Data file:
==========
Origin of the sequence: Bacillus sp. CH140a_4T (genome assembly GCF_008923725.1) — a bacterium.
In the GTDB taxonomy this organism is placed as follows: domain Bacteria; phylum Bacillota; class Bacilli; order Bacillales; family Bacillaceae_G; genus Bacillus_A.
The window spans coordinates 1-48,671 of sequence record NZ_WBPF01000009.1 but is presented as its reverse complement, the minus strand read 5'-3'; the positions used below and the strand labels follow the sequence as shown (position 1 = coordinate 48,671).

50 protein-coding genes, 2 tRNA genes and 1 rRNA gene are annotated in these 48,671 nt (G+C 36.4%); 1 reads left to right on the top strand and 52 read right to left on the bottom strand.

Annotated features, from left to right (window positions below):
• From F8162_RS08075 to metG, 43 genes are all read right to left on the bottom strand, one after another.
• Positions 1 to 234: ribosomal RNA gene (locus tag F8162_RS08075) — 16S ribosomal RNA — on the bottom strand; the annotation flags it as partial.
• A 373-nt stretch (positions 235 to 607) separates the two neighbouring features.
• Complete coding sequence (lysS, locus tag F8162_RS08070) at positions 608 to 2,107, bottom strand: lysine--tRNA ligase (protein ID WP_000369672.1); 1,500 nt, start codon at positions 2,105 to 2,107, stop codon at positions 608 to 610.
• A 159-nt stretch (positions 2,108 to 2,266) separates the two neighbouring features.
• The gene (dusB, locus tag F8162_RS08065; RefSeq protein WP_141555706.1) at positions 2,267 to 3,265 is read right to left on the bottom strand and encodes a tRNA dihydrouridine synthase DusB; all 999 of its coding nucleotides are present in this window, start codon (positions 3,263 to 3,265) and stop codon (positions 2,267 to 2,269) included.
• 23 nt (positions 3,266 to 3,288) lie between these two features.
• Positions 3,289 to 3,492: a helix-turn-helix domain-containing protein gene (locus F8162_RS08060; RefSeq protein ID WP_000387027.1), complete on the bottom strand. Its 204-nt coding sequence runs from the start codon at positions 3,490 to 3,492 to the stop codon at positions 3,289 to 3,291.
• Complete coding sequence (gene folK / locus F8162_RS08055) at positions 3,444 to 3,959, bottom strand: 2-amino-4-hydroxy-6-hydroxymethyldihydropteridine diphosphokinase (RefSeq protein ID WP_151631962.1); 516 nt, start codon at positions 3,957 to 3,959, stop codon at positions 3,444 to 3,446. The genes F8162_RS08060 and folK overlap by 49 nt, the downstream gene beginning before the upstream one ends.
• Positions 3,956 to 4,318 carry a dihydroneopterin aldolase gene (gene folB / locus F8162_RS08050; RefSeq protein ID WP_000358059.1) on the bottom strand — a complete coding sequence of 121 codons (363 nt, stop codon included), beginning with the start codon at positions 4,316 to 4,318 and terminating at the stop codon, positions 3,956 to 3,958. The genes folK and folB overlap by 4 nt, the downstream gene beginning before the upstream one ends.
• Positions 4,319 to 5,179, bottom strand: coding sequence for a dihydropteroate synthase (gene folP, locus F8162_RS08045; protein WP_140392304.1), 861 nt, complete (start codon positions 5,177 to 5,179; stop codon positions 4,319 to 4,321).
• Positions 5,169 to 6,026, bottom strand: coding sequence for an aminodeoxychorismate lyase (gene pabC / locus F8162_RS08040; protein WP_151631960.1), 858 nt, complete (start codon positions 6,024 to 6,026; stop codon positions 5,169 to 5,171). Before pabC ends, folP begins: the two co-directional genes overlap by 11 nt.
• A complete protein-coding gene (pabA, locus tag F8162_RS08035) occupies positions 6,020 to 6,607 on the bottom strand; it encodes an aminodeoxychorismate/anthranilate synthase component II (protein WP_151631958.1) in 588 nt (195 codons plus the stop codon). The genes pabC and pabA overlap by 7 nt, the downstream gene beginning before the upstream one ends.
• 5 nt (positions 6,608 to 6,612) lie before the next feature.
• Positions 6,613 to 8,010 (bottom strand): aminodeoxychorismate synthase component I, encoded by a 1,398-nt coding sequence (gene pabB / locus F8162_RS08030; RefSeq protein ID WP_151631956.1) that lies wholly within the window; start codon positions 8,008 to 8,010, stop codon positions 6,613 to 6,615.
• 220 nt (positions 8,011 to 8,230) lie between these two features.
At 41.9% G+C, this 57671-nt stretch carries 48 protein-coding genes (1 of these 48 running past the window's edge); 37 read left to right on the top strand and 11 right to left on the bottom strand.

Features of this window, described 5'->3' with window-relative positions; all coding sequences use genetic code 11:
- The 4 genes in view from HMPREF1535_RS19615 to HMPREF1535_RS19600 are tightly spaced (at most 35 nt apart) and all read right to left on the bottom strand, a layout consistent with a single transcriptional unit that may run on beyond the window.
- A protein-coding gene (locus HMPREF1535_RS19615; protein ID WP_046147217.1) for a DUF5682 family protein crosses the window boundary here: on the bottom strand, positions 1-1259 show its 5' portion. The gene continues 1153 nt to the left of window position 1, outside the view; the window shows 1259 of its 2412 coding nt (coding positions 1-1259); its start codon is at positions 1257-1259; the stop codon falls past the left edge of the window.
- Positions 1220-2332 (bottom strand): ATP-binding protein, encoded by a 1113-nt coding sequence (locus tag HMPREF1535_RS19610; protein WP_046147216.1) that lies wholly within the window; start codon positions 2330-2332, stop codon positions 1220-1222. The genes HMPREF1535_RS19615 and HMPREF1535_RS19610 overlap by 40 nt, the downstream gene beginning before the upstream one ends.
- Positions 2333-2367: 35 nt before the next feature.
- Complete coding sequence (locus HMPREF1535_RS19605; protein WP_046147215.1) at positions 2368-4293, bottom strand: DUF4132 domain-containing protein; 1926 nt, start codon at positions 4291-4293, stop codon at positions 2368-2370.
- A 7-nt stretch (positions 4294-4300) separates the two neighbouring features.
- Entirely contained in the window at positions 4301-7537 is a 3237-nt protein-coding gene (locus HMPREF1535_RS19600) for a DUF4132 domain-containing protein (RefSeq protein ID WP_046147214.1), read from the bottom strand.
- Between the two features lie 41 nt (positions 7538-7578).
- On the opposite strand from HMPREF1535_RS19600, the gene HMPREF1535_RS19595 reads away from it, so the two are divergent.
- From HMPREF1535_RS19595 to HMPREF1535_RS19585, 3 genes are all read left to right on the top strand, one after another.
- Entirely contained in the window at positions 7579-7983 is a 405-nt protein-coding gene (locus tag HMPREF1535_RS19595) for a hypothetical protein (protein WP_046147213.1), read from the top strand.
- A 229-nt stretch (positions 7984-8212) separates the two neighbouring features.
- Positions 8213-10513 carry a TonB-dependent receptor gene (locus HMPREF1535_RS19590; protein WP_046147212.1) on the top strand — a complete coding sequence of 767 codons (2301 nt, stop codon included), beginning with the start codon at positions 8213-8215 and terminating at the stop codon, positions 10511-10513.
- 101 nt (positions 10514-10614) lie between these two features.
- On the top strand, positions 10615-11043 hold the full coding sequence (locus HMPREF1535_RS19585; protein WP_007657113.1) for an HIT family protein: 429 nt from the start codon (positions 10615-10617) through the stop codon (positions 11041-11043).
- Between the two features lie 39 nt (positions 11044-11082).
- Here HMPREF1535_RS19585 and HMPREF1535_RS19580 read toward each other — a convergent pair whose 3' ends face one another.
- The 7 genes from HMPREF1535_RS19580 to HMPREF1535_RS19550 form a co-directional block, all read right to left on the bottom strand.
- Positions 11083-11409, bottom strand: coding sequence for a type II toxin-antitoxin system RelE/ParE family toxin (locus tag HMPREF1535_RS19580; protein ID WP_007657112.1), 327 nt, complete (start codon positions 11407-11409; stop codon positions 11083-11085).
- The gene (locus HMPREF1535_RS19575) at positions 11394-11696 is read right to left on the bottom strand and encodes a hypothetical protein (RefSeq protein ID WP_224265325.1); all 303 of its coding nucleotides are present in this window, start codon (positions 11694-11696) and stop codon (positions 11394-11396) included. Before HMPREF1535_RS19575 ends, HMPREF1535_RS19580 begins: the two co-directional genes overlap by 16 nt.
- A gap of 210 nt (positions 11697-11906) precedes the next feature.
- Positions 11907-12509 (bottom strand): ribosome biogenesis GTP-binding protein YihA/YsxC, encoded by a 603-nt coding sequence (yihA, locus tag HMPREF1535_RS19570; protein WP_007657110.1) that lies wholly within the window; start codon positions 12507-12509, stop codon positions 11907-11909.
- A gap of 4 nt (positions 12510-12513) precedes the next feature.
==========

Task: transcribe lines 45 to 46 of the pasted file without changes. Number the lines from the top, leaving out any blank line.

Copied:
- Positions 11907-12509 (bottom strand): ribosome biogenesis GTP-binding protein YihA/YsxC, encoded by a 603-nt coding sequence (yihA, locus tag HMPREF1535_RS19570; protein WP_007657110.1) that lies wholly within the window; start codon positions 12507-12509, stop codon positions 11907-11909.
- A gap of 4 nt (positions 12510-12513) precedes the next feature.